Paul: For Father’s Day.

Zibby: Now you don’t even have to order anything. You can just go in. Anyway, I know you have a big background in screenwriting. I loved In & Out, by the way. I watched that right when it came out and everything. This, of course, feels very visual. It feels to me a lot like Notting Hill where you have this cast of characters. They all band together. There’s this dramatic ending. It just kind of reminded me of that in particular. What’s it like writing fiction as a novel as opposed to screenwriting? Do you see this one ending up on the screen as well?

Paul: I’m so glad you mentioned Notting Hill because that was the kind of movie I wanted to reflect in this novel. It was also about someone, because it’s a regular guy, a guy who runs a bookshop, who falls in love with one of the world’s biggest movie stars. I love the idea of a romance in that kind of spotlight. That’s different from equals. It entails all sorts of challenges that most of us don’t have to deal with. I love screenwriting, but it’s a very different discipline. I’ve learned through trial and error to usually let the material decide where it wants to land. I’d be delighted to have Playing the Palace become a movie. I think it was when I heard it in Carter’s voice, which is something that can only really exist on a page, that was when it all came together for me. It certainly has a visual element. Especially anytime you’re entering Buckingham Palace, suddenly, that’s what we’re looking at. I always enjoyed leapfrogging between the stage, movies. Look at your beautiful dog.

Zibby: Sorry, she’s my podcast companion. She’s always here.

Paul: That’s so great. Screenwriting certainly has informed my work and helped me with dialogue, especially because it makes you edit. It makes you aware of how sometimes the visual can do what five pages of dialogue has to accomplish in a book or on stage. I’ve been very weary of making sure, okay, no, this wants to be a book, and take advantage of that.

Zibby: Interesting. Carter did have such a great — it’s such a unique voice. It was really fun, very confessional in a way, you have the way he talks. What was it like writing this? Did you write it during COVID? I know you said that it was the antidote to that kind of fear, to have an escape in this book. When did you start writing it? What was that process like?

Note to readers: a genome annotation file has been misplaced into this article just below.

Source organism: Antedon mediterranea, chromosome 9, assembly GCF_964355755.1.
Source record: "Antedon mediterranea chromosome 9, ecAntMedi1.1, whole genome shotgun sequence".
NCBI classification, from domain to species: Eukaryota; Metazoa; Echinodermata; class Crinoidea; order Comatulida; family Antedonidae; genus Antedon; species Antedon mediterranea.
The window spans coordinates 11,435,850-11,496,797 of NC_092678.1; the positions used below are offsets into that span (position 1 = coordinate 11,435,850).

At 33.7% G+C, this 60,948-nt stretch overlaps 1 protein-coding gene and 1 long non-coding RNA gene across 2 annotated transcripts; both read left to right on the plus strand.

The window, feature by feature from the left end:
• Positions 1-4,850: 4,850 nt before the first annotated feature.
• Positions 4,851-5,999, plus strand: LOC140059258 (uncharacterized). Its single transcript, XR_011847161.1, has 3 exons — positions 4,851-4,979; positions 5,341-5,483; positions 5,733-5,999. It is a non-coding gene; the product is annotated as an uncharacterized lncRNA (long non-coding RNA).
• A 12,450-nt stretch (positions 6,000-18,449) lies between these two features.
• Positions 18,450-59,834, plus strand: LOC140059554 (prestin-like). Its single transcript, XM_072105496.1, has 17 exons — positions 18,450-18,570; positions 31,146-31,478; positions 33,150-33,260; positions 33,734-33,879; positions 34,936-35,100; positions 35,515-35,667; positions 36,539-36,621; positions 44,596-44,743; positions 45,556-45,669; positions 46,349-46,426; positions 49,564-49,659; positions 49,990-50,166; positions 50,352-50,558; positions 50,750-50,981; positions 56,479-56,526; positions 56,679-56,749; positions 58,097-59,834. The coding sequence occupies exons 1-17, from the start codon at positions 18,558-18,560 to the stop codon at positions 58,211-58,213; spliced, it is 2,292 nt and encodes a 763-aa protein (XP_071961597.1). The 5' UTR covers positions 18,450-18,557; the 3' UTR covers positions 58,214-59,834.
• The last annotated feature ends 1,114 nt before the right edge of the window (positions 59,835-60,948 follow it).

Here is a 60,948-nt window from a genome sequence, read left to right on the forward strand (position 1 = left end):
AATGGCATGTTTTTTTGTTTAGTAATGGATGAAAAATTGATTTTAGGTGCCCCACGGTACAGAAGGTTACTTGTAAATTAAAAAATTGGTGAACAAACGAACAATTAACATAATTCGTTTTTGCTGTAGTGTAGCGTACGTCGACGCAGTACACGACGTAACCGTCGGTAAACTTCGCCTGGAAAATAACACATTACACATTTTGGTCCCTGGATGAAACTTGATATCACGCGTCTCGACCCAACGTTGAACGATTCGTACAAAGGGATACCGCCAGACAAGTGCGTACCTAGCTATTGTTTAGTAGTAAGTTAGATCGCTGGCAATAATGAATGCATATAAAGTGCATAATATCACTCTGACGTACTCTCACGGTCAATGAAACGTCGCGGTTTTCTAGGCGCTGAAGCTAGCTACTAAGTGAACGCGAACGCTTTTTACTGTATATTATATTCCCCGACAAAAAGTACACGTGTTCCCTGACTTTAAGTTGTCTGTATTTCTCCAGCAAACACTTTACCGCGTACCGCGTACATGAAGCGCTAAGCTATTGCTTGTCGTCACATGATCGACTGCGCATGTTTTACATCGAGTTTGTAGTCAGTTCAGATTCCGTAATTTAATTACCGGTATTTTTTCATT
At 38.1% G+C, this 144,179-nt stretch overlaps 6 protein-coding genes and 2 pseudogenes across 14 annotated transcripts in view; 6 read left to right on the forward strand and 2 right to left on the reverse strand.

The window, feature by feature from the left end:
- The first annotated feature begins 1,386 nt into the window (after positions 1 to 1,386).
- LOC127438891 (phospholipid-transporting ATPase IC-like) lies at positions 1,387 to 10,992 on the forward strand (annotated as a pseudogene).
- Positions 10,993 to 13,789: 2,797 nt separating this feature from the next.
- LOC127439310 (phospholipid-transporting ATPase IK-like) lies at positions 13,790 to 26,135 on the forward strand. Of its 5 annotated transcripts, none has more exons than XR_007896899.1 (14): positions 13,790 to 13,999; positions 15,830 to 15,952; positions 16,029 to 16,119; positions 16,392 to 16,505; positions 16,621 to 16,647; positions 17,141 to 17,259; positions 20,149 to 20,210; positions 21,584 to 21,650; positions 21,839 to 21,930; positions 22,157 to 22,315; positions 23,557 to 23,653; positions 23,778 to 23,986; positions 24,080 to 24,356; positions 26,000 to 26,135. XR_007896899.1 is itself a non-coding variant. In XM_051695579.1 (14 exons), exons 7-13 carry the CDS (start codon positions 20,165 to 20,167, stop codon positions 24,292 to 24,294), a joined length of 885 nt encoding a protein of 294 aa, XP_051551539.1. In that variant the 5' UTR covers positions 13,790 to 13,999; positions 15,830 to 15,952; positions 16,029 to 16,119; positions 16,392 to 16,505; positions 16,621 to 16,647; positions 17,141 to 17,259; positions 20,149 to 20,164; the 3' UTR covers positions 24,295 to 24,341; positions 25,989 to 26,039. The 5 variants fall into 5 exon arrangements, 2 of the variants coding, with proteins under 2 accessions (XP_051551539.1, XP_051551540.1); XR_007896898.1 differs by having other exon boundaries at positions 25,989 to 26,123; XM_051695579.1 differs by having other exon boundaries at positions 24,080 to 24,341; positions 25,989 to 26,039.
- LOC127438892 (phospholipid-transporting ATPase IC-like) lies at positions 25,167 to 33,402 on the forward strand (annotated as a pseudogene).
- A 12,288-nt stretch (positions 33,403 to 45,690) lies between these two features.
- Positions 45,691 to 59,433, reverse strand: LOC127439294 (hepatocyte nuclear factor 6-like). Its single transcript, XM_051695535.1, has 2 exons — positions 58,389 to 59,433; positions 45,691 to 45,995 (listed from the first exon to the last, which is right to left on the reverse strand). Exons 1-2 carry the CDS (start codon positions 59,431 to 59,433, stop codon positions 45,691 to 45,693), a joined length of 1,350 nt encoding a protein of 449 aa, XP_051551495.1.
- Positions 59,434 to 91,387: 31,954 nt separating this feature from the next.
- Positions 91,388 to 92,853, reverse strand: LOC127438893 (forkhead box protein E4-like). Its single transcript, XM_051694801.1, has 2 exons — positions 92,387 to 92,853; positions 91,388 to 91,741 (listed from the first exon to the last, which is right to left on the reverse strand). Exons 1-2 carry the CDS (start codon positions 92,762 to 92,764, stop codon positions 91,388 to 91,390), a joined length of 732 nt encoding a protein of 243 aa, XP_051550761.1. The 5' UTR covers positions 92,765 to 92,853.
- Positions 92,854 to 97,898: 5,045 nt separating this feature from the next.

Paul: I started writing it actually a few years earlier, but I did all the final editing and the final galleys during the lockdown, which was such a blessing, if a pandemic can ever be said to have an upside. The pandemic actually, I realized, kind of made all of us assume the way a writer usually lives, which is alone in your room. What I loved was being able to escape into this world of a certain glamour, a certain freedom, a wild amount of passion. It was just what I needed. I’d be line editing and go through every sentence. I’d be so happy. Then I’d look up and realize, oh, right, COVID. My mask is sitting on the desk. My surgical gloves are sitting over here. This is a very different time. It was a great balance for me. I thought, good, I hope I can share this with readers, that sense of, yep, you’re going to have a great time.

Zibby: We should also discuss, this isn’t just Notting Hill. It’s not just the class differences or the fame levels. This is two men who are in love. That doesn’t often get central casting in a movie, so to speak. Having the whole relationship focus on this romance, tell me about that and deciding to have that be the central feature.

Paul: I didn’t want to write a coming-out story. I think those are very valid. There are plenty of books about prejudice, about the enormous rejection that gay people can sometimes face. I thought, we need other stories as well, joyous stories. I know so many openly and very happy gay people. I thought, yeah, that’s the world I want to explore. Then I thought, let’s have the two guys being gay a complete given. You think, the royal family has been around forever. There are so many members. You know there are some LGBTQ people in there somewhere. I thought, let’s imagine that one of them had come out fearlessly and happily and said, if I’m going to represent my country, they need to know who I really am, and take it from there. I loved trusting the reader that way. I remember when I was working on In & Out, the studio was very nervous about it. How would it play in different parts of the country? They found, no, this is a universal language. People, in fact, are also very eager for fresh stories, for a story they haven’t heard a million times before.